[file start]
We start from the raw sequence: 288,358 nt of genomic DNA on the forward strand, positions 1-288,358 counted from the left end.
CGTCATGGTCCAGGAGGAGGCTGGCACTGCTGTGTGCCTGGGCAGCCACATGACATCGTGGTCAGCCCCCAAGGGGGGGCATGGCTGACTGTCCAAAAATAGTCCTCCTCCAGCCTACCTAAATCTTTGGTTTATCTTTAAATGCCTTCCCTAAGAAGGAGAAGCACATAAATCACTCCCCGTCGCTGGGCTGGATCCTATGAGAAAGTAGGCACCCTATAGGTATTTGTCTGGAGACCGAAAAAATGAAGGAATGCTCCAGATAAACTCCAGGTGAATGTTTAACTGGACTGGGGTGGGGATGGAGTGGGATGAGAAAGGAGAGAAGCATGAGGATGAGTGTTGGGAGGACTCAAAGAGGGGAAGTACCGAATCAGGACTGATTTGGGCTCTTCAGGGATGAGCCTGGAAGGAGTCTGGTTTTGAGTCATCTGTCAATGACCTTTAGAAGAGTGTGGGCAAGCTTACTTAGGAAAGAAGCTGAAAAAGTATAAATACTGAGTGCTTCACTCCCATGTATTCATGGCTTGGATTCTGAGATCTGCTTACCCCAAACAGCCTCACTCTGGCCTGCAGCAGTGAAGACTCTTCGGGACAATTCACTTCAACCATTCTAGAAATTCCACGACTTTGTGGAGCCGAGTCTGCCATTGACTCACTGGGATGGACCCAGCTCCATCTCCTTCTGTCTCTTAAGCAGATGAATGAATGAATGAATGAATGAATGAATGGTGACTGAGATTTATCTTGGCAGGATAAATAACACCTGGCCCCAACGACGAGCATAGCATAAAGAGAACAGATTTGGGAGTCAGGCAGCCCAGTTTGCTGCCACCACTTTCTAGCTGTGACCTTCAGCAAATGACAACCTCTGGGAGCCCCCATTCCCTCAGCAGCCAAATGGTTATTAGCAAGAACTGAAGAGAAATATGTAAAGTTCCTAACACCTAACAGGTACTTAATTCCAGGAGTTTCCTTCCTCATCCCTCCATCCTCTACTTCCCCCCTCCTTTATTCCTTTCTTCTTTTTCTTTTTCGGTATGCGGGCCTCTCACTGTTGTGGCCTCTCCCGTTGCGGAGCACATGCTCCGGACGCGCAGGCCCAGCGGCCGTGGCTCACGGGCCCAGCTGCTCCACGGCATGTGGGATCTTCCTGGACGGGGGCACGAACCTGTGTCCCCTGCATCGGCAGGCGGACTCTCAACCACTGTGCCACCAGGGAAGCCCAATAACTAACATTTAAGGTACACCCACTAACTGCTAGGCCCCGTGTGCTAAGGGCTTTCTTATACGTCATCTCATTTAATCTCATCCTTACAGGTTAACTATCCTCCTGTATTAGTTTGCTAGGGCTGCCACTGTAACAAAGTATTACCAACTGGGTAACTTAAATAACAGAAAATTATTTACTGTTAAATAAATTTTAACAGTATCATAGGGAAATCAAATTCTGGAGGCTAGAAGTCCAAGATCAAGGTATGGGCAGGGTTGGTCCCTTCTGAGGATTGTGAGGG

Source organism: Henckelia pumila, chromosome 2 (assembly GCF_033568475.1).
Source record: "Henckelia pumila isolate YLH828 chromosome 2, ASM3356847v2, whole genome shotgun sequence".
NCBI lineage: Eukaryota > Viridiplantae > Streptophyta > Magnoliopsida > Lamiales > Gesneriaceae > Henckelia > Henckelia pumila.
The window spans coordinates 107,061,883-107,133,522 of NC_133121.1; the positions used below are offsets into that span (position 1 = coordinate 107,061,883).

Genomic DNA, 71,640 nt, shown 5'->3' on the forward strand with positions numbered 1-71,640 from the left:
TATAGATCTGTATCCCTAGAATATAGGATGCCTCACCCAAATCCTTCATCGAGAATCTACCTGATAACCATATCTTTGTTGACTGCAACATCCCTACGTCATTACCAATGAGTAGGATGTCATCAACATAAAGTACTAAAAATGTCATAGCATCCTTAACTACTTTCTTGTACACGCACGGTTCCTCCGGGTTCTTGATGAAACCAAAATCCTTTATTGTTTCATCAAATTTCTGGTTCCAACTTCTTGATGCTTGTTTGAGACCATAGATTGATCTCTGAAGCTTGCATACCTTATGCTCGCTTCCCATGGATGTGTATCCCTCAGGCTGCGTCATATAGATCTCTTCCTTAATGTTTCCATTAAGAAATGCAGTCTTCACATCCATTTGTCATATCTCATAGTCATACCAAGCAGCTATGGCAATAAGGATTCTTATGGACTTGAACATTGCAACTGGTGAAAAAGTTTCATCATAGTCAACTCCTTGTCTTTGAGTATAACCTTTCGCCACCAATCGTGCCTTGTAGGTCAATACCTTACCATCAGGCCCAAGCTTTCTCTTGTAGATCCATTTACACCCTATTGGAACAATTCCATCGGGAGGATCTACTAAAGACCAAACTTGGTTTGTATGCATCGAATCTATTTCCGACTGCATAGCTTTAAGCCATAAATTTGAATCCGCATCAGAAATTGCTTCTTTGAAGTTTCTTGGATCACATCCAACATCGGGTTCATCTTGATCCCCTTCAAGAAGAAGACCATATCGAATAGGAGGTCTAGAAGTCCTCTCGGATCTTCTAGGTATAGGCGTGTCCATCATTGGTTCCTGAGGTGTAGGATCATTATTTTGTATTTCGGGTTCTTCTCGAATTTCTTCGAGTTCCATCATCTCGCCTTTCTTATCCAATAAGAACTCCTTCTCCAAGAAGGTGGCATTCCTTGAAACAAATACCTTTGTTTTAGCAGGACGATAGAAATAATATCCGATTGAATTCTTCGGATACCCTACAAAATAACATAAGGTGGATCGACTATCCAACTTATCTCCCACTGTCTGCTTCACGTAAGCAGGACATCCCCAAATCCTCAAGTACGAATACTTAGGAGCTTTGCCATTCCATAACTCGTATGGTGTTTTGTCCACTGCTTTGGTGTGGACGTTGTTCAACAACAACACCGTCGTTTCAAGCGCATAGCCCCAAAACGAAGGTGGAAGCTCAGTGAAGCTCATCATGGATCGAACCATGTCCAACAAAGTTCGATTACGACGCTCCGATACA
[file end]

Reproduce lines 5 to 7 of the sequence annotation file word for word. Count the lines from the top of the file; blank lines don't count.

NCBI lineage: Eukaryota > Viridiplantae > Streptophyta > Magnoliopsida > Lamiales > Gesneriaceae > Henckelia > Henckelia pumila.
The window spans coordinates 107,061,883-107,133,522 of NC_133121.1; the positions used below are offsets into that span (position 1 = coordinate 107,061,883).

Genomic DNA, 71,640 nt, shown 5'->3' on the forward strand with positions numbered 1-71,640 from the left: